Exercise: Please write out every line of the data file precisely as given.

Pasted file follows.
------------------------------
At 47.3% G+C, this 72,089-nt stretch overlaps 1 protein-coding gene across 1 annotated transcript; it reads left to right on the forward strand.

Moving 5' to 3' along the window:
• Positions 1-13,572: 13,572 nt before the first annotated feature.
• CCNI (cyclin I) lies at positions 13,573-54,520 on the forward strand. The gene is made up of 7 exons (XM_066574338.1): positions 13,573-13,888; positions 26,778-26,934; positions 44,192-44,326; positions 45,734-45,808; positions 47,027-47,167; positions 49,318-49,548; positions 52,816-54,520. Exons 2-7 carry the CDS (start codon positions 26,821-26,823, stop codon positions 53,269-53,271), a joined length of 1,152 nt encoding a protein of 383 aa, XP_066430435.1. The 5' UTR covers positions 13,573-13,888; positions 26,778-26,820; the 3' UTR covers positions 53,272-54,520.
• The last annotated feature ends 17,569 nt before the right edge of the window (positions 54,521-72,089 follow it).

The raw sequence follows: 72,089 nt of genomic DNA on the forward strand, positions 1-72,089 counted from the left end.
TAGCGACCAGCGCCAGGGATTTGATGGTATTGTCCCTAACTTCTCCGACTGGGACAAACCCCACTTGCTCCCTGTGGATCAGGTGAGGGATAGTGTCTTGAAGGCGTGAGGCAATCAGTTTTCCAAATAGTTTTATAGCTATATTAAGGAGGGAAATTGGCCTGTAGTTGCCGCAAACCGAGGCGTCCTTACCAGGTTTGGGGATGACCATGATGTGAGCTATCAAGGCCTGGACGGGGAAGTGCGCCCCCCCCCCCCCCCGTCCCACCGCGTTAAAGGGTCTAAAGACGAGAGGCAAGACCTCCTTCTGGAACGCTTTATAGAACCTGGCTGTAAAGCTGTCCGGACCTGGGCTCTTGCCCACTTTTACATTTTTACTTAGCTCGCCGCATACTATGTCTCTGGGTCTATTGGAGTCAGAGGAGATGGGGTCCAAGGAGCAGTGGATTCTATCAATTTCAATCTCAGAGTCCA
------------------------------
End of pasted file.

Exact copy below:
At 47.3% G+C, this 72,089-nt stretch overlaps 1 protein-coding gene across 1 annotated transcript; it reads left to right on the forward strand.

Moving 5' to 3' along the window:
• Positions 1-13,572: 13,572 nt before the first annotated feature.
• CCNI (cyclin I) lies at positions 13,573-54,520 on the forward strand. The gene is made up of 7 exons (XM_066574338.1): positions 13,573-13,888; positions 26,778-26,934; positions 44,192-44,326; positions 45,734-45,808; positions 47,027-47,167; positions 49,318-49,548; positions 52,816-54,520. Exons 2-7 carry the CDS (start codon positions 26,821-26,823, stop codon positions 53,269-53,271), a joined length of 1,152 nt encoding a protein of 383 aa, XP_066430435.1. The 5' UTR covers positions 13,573-13,888; positions 26,778-26,820; the 3' UTR covers positions 53,272-54,520.
• The last annotated feature ends 17,569 nt before the right edge of the window (positions 54,521-72,089 follow it).

The raw sequence follows: 72,089 nt of genomic DNA on the forward strand, positions 1-72,089 counted from the left end.
TAGCGACCAGCGCCAGGGATTTGATGGTATTGTCCCTAACTTCTCCGACTGGGACAAACCCCACTTGCTCCCTGTGGATCAGGTGAGGGATAGTGTCTTGAAGGCGTGAGGCAATCAGTTTTCCAAATAGTTTTATAGCTATATTAAGGAGGGAAATTGGCCTGTAGTTGCCGCAAACCGAGGCGTCCTTACCAGGTTTGGGGATGACCATGATGTGAGCTATCAAGGCCTGGACGGGGAAGTGCGCCCCCCCCCCCCCCCGTCCCACCGCGTTAAAGGGTCTAAAGACGAGAGGCAAGACCTCCTTCTGGAACGCTTTATAGAACCTGGCTGTAAAGCTGTCCGGACCTGGGCTCTTGCCCACTTTTACATTTTTACTTAGCTCGCCGCATACTATGTCTCTGGGTCTATTGGAGTCAGAGGAGATGGGGTCCAAGGAGCAGTGGATTCTATCAATTTCAATCTCAGAGTCCA